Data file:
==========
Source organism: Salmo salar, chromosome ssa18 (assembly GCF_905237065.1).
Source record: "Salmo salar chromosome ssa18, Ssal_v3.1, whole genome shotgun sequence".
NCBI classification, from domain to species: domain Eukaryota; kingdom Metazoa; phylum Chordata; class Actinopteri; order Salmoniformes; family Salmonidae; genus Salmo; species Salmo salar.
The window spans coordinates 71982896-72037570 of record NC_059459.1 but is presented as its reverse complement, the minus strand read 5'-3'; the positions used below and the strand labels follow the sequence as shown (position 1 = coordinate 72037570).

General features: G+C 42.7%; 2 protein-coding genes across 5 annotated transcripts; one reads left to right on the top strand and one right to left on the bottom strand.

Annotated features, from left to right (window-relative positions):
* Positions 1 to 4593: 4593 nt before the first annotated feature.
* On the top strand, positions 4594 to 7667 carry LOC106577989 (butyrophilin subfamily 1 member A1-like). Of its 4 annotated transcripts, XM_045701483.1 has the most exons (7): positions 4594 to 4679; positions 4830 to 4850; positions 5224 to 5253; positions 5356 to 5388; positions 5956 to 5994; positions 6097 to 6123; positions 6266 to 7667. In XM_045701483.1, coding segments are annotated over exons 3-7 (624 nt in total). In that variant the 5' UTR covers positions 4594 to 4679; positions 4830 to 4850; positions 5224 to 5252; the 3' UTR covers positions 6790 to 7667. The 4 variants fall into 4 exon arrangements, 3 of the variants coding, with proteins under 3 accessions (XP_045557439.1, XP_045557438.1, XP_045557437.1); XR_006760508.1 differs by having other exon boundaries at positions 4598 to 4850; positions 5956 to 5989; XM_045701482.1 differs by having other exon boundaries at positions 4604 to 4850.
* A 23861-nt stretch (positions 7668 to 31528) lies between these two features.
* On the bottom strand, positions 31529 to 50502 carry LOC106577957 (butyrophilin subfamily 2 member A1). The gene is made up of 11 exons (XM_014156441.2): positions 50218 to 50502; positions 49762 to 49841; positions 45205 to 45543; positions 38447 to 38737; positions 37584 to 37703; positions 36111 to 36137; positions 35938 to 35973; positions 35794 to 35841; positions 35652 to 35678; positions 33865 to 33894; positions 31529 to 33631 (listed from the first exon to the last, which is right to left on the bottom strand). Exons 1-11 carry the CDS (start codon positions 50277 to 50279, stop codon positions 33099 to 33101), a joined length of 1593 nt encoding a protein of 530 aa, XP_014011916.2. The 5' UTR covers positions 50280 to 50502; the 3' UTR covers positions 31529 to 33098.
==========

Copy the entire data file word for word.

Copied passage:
Source organism: Salmo salar, chromosome ssa18 (assembly GCF_905237065.1).
Source record: "Salmo salar chromosome ssa18, Ssal_v3.1, whole genome shotgun sequence".
NCBI classification, from domain to species: domain Eukaryota; kingdom Metazoa; phylum Chordata; class Actinopteri; order Salmoniformes; family Salmonidae; genus Salmo; species Salmo salar.
The window spans coordinates 71982896-72037570 of record NC_059459.1 but is presented as its reverse complement, the minus strand read 5'-3'; the positions used below and the strand labels follow the sequence as shown (position 1 = coordinate 72037570).

General features: G+C 42.7%; 2 protein-coding genes across 5 annotated transcripts; one reads left to right on the top strand and one right to left on the bottom strand.

Annotated features, from left to right (window-relative positions):
* Positions 1 to 4593: 4593 nt before the first annotated feature.
* On the top strand, positions 4594 to 7667 carry LOC106577989 (butyrophilin subfamily 1 member A1-like). Of its 4 annotated transcripts, XM_045701483.1 has the most exons (7): positions 4594 to 4679; positions 4830 to 4850; positions 5224 to 5253; positions 5356 to 5388; positions 5956 to 5994; positions 6097 to 6123; positions 6266 to 7667. In XM_045701483.1, coding segments are annotated over exons 3-7 (624 nt in total). In that variant the 5' UTR covers positions 4594 to 4679; positions 4830 to 4850; positions 5224 to 5252; the 3' UTR covers positions 6790 to 7667. The 4 variants fall into 4 exon arrangements, 3 of the variants coding, with proteins under 3 accessions (XP_045557439.1, XP_045557438.1, XP_045557437.1); XR_006760508.1 differs by having other exon boundaries at positions 4598 to 4850; positions 5956 to 5989; XM_045701482.1 differs by having other exon boundaries at positions 4604 to 4850.
* A 23861-nt stretch (positions 7668 to 31528) lies between these two features.
* On the bottom strand, positions 31529 to 50502 carry LOC106577957 (butyrophilin subfamily 2 member A1). The gene is made up of 11 exons (XM_014156441.2): positions 50218 to 50502; positions 49762 to 49841; positions 45205 to 45543; positions 38447 to 38737; positions 37584 to 37703; positions 36111 to 36137; positions 35938 to 35973; positions 35794 to 35841; positions 35652 to 35678; positions 33865 to 33894; positions 31529 to 33631 (listed from the first exon to the last, which is right to left on the bottom strand). Exons 1-11 carry the CDS (start codon positions 50277 to 50279, stop codon positions 33099 to 33101), a joined length of 1593 nt encoding a protein of 530 aa, XP_014011916.2. The 5' UTR covers positions 50280 to 50502; the 3' UTR covers positions 31529 to 33098.